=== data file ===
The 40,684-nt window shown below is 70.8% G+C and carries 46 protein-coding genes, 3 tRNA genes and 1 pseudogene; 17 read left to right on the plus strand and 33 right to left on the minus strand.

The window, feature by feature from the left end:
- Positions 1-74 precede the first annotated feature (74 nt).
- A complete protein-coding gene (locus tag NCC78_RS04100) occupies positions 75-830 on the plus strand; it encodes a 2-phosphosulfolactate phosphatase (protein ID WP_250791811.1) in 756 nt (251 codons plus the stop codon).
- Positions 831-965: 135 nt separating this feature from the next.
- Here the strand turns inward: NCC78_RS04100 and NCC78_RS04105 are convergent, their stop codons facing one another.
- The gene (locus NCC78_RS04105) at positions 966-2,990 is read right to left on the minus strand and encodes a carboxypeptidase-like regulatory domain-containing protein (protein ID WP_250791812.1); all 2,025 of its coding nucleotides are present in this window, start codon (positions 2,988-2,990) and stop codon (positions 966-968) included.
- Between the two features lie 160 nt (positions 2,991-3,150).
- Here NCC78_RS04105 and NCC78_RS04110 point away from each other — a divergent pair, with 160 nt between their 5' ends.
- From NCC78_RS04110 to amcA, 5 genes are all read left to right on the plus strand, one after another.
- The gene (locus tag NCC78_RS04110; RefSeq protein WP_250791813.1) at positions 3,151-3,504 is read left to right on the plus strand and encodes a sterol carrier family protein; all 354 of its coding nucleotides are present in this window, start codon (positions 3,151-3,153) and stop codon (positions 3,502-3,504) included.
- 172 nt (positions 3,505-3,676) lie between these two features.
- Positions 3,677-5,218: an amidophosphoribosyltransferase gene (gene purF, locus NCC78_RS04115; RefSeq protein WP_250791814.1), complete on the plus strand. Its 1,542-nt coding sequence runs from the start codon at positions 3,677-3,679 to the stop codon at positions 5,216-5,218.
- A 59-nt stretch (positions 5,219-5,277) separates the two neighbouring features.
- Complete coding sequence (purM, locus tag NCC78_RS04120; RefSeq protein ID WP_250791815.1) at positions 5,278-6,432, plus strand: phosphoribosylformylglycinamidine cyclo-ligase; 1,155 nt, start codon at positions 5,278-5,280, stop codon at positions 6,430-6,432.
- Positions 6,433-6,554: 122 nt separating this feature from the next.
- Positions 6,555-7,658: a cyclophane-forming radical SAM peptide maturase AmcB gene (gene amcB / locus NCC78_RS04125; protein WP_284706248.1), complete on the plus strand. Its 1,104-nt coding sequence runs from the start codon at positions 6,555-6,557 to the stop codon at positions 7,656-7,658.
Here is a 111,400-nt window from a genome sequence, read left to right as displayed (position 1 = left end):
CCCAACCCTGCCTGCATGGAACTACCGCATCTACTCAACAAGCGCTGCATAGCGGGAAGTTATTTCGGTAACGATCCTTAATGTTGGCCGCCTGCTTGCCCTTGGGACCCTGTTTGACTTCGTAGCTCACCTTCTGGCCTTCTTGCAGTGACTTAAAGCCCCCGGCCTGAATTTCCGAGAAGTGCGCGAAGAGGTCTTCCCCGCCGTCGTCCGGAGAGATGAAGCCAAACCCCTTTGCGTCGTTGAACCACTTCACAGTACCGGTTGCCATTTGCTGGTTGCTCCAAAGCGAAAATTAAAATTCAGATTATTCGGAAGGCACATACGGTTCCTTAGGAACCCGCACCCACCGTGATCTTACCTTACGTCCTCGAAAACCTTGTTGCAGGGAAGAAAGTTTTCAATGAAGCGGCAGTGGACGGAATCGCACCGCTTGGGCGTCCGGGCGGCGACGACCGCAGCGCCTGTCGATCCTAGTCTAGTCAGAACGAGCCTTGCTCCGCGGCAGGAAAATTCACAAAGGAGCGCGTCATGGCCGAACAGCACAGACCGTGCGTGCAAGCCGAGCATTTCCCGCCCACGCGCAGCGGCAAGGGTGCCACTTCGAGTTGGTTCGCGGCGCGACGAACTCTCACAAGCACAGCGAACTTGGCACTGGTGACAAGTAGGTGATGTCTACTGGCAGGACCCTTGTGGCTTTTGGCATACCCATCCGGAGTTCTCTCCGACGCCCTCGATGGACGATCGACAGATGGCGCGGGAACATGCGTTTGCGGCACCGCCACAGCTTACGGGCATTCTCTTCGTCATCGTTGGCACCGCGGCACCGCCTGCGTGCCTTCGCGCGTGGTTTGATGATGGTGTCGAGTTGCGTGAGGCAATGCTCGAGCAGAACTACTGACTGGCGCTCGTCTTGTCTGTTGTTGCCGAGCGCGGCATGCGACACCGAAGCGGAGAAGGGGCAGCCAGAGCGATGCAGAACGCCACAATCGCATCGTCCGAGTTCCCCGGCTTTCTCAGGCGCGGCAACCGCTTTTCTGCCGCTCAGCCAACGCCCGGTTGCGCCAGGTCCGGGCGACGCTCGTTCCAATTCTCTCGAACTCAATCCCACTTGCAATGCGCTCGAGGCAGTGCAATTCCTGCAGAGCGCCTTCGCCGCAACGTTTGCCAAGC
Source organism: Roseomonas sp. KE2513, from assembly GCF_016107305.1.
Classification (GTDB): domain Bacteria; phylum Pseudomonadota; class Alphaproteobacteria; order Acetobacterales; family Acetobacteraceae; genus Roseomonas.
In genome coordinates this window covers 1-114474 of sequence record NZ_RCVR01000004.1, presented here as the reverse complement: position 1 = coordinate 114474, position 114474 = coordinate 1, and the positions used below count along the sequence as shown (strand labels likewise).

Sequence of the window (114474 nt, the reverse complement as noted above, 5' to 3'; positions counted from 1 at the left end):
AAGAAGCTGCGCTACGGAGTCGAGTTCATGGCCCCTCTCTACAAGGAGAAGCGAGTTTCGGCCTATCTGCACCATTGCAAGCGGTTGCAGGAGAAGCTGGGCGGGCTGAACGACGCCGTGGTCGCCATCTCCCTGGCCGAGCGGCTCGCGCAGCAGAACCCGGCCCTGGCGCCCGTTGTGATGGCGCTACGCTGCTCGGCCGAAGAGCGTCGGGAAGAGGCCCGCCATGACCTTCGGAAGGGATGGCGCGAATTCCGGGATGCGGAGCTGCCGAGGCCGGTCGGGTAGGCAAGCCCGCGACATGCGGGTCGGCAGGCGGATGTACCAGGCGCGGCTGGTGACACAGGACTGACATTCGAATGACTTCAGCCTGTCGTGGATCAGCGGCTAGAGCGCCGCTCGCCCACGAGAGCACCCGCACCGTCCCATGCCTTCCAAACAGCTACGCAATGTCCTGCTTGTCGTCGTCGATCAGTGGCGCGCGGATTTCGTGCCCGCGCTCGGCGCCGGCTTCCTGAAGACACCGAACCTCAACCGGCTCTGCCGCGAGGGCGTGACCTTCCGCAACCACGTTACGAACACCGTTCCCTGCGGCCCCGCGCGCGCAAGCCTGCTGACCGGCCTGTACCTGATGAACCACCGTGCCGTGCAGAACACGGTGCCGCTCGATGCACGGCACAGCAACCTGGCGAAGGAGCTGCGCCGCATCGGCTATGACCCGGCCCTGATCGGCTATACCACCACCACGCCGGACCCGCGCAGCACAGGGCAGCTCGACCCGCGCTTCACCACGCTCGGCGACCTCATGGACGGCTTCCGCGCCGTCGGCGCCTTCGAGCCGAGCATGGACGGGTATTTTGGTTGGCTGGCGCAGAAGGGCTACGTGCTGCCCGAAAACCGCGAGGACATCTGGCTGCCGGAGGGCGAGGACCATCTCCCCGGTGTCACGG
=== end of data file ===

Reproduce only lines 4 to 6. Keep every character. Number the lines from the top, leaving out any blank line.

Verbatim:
- A complete protein-coding gene (locus tag NCC78_RS04100) occupies positions 75-830 on the plus strand; it encodes a 2-phosphosulfolactate phosphatase (protein ID WP_250791811.1) in 756 nt (251 codons plus the stop codon).
- Positions 831-965: 135 nt separating this feature from the next.
- Here the strand turns inward: NCC78_RS04100 and NCC78_RS04105 are convergent, their stop codons facing one another.